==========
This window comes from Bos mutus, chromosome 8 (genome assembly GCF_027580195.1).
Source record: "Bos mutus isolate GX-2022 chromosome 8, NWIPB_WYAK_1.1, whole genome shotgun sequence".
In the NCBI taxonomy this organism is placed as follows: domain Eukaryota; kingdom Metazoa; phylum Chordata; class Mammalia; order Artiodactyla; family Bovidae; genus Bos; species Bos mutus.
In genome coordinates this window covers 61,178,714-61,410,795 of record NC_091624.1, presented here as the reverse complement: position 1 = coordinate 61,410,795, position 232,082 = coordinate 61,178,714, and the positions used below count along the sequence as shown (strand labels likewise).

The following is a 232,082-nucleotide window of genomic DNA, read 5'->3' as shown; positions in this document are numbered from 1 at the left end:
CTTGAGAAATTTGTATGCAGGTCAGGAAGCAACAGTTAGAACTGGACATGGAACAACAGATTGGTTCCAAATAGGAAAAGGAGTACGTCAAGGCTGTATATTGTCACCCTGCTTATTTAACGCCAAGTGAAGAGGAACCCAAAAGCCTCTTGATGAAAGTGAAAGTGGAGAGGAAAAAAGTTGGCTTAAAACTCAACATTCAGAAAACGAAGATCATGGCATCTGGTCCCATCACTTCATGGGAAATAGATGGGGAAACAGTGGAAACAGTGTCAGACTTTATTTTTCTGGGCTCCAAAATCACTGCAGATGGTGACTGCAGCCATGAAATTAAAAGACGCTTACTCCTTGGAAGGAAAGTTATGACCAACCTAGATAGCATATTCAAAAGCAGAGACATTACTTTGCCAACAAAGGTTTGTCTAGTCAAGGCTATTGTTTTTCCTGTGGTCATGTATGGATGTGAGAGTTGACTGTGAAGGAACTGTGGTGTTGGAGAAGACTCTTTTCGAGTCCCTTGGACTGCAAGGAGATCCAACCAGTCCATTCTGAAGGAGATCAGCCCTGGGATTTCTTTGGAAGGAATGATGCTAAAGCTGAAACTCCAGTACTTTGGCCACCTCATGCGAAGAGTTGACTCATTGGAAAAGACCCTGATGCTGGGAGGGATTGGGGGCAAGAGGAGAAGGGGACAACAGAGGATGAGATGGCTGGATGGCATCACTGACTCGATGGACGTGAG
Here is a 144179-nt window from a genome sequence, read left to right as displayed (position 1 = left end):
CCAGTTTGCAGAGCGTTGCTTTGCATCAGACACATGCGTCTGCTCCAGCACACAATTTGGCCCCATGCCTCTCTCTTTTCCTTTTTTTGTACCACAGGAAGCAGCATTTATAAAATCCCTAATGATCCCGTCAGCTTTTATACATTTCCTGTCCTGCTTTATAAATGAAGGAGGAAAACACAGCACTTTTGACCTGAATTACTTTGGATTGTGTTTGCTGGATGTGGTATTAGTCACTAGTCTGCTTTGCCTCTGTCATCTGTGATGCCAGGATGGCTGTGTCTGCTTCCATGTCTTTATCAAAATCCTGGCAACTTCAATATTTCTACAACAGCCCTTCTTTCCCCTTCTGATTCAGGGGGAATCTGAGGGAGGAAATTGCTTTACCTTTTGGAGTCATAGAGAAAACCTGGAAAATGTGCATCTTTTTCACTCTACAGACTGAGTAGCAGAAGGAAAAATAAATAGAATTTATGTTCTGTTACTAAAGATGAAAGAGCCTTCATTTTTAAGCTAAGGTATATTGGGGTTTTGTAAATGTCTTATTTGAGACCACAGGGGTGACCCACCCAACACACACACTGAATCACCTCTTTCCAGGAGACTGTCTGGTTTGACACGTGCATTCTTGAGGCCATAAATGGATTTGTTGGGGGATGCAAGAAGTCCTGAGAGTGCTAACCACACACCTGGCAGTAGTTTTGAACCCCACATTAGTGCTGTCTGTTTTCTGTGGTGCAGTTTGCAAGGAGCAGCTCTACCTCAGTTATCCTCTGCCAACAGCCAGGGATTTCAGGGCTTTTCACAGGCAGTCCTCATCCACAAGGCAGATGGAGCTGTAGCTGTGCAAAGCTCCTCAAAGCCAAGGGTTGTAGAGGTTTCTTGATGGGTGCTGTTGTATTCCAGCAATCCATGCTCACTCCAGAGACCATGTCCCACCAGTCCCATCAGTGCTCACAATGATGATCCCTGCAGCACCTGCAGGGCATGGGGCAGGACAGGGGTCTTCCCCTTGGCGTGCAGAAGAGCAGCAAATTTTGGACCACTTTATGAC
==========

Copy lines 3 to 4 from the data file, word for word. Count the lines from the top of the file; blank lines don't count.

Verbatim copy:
In the NCBI taxonomy this organism is placed as follows: domain Eukaryota; kingdom Metazoa; phylum Chordata; class Mammalia; order Artiodactyla; family Bovidae; genus Bos; species Bos mutus.
In genome coordinates this window covers 61,178,714-61,410,795 of record NC_091624.1, presented here as the reverse complement: position 1 = coordinate 61,410,795, position 232,082 = coordinate 61,178,714, and the positions used below count along the sequence as shown (strand labels likewise).